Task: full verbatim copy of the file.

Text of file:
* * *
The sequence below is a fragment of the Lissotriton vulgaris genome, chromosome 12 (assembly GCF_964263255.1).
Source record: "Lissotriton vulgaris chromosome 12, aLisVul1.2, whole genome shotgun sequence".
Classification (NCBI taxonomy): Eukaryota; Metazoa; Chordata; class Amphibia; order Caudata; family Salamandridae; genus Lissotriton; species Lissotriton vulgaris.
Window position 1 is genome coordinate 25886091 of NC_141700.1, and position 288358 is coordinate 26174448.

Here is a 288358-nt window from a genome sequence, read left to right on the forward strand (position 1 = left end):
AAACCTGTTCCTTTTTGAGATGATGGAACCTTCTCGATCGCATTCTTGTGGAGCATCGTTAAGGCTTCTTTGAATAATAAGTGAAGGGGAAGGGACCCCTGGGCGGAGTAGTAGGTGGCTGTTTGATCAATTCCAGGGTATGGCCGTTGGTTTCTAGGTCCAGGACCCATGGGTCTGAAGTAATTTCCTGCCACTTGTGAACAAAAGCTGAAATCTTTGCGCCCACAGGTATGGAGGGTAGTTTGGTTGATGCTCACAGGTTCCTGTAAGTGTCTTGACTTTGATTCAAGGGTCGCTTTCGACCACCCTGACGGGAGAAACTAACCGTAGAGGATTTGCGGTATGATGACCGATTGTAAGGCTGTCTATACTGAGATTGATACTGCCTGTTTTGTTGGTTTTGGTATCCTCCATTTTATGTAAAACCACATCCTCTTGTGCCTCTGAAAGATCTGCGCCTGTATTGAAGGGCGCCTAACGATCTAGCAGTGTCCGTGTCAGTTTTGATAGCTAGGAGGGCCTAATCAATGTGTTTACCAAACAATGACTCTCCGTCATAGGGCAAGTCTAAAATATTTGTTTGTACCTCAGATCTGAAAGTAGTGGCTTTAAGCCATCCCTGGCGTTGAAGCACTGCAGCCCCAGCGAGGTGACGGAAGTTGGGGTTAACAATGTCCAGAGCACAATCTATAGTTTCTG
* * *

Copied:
The sequence below is a fragment of the Lissotriton vulgaris genome, chromosome 12 (assembly GCF_964263255.1).
Source record: "Lissotriton vulgaris chromosome 12, aLisVul1.2, whole genome shotgun sequence".
Classification (NCBI taxonomy): Eukaryota; Metazoa; Chordata; class Amphibia; order Caudata; family Salamandridae; genus Lissotriton; species Lissotriton vulgaris.
Window position 1 is genome coordinate 25886091 of NC_141700.1, and position 288358 is coordinate 26174448.

Here is a 288358-nt window from a genome sequence, read left to right on the forward strand (position 1 = left end):
AAACCTGTTCCTTTTTGAGATGATGGAACCTTCTCGATCGCATTCTTGTGGAGCATCGTTAAGGCTTCTTTGAATAATAAGTGAAGGGGAAGGGACCCCTGGGCGGAGTAGTAGGTGGCTGTTTGATCAATTCCAGGGTATGGCCGTTGGTTTCTAGGTCCAGGACCCATGGGTCTGAAGTAATTTCCTGCCACTTGTGAACAAAAGCTGAAATCTTTGCGCCCACAGGTATGGAGGGTAGTTTGGTTGATGCTCACAGGTTCCTGTAAGTGTCTTGACTTTGATTCAAGGGTCGCTTTCGACCACCCTGACGGGAGAAACTAACCGTAGAGGATTTGCGGTATGATGACCGATTGTAAGGCTGTCTATACTGAGATTGATACTGCCTGTTTTGTTGGTTTTGGTATCCTCCATTTTATGTAAAACCACATCCTCTTGTGCCTCTGAAAGATCTGCGCCTGTATTGAAGGGCGCCTAACGATCTAGCAGTGTCCGTGTCAGTTTTGATAGCTAGGAGGGCCTAATCAATGTGTTTACCAAACAATGACTCTCCGTCATAGGGCAAGTCTAAAATATTTGTTTGTACCTCAGATCTGAAAGTAGTGGCTTTAAGCCATCCCTGGCGTTGAAGCACTGCAGCCCCAGCGAGGTGACGGAAGTTGGGGTTAACAATGTCCAGAGCACAATCTATAGTTTCTG